Deep in an April 14 New York Times story on the aftermath of the Japanese earthquake and tsunami was mention of an iPhone app called Yurekuru that gives warning of an impending quake. The name, said the Times, translates into English roughly as, “the shaking is coming.”
Before the March 11 quake, the app attracted 100,000 users. Now: 1.5 million.
In a sense, living organisms could always be fairly certain that a shaking of some kind was on the way. Life on earth has been shaped by violence, by sudden upheavals and reversals of fortune for one hapless population or another. Foreboding is written into the human psyche. It’s only recently that we’ve felt entitled to be spared.
It’s an expectation ungrounded in reality. But it has its good points. If we don’t believe that everything is out of our control, we are motivated to take charge of some things. We can organize ourselves to survive. Which is why, in the developed parts of the world, at least, earthquakes, tsunamis, wildfires, hurricanes and other catastrophic acts kill far fewer people than they did a century or so ago, even when horrific events take place in more populous areas.
Maybe because the 200,000 death toll was so dramatic, the 2004 Indian Ocean tsunami challenged scientists who applied our modern assumption of a right to survive and bounce back from calamities to the study of resilience strategies. And much of what they discovered not only helped agencies and communities fine-tune emergency response techniques, it expanded the market for ideas scientists have been thinking about for generations to an audience made suddenly attentive by the life and death implications of their theories.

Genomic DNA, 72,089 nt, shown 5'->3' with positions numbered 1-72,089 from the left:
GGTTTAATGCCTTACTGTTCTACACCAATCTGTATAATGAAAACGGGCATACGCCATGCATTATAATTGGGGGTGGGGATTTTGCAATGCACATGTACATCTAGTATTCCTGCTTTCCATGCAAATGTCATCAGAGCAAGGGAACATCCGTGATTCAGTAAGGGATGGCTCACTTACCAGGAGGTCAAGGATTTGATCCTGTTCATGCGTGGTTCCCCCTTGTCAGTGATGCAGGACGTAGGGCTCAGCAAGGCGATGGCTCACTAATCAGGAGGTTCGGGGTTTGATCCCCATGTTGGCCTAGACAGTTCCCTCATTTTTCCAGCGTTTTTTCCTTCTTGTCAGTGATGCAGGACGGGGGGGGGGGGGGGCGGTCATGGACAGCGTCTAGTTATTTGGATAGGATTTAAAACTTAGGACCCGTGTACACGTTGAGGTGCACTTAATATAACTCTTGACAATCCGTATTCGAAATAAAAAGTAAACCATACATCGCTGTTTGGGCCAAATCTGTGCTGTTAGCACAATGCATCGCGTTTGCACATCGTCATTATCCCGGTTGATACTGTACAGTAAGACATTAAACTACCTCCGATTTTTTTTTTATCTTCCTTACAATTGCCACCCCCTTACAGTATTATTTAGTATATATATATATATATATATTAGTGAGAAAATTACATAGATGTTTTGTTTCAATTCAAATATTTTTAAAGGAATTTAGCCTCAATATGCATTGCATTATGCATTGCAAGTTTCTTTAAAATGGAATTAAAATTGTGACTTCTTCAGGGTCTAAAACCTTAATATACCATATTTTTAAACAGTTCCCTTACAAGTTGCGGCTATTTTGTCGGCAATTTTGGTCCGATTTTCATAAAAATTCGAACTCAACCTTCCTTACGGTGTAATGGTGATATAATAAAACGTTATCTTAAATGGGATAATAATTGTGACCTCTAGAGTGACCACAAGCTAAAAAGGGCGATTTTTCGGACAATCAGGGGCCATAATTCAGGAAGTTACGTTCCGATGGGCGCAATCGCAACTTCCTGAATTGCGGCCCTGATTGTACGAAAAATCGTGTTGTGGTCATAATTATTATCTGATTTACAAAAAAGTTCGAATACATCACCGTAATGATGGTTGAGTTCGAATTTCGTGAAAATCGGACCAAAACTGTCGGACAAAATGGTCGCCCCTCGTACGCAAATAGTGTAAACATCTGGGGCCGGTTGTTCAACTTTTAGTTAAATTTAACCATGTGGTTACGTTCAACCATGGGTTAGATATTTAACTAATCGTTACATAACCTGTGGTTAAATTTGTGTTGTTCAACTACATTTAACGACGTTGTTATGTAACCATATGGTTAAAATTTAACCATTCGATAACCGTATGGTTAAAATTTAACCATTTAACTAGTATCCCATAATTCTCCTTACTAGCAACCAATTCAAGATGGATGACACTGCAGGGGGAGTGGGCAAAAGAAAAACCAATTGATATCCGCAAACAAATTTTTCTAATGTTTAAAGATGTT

Resilience thinking is systems thinking. Complex, interconnected systems – systems within systems – are reality’s engines. And they are made even more complex by ways in which their components adapt to new situations. Continuous adaptability makes the systems dynamic, always changing into something else. The change may be slow and predictable. But maybe not. Sometimes giant tectonic plates shift and the shaking comes.
What scientists learned from the aftermath of the 2004 tsunami is that some communities were better than others at adapting to the sudden, violent change and bouncing back. They faced the complex adaptability of nature with adaptable systems of their own. They had responsive leadership networks that people trusted. They had developed diverse economies in which some sectors might recover faster and support the recovery of others.
I was reminded of this over the last year working in Coastal Alabama in the aftermath of the BP oil spill. I wrote about our report, “A Roadmap to Resilience,” here. The one-year anniversary of the spill will be April 20. And the lessons many are taking away from the experience is that the ways in which many communities in the region organized themselves were not sustainable.
Living in the path of potential catastrophe, whether from oil spills or hurricanes or a sudden churning in the world economy, requires flexibility and adaptability. And those attributes were in shorter supply than we imagined in a region overly dependent on tourism and on seafood harvesting and processing.
Fortunately, Coastal Alabama may be applying the lessons of resilience in ways that might serve as a model for other communities and regions in the path of disaster. That’s a pretty broad universe. For eventually, the shaking comes.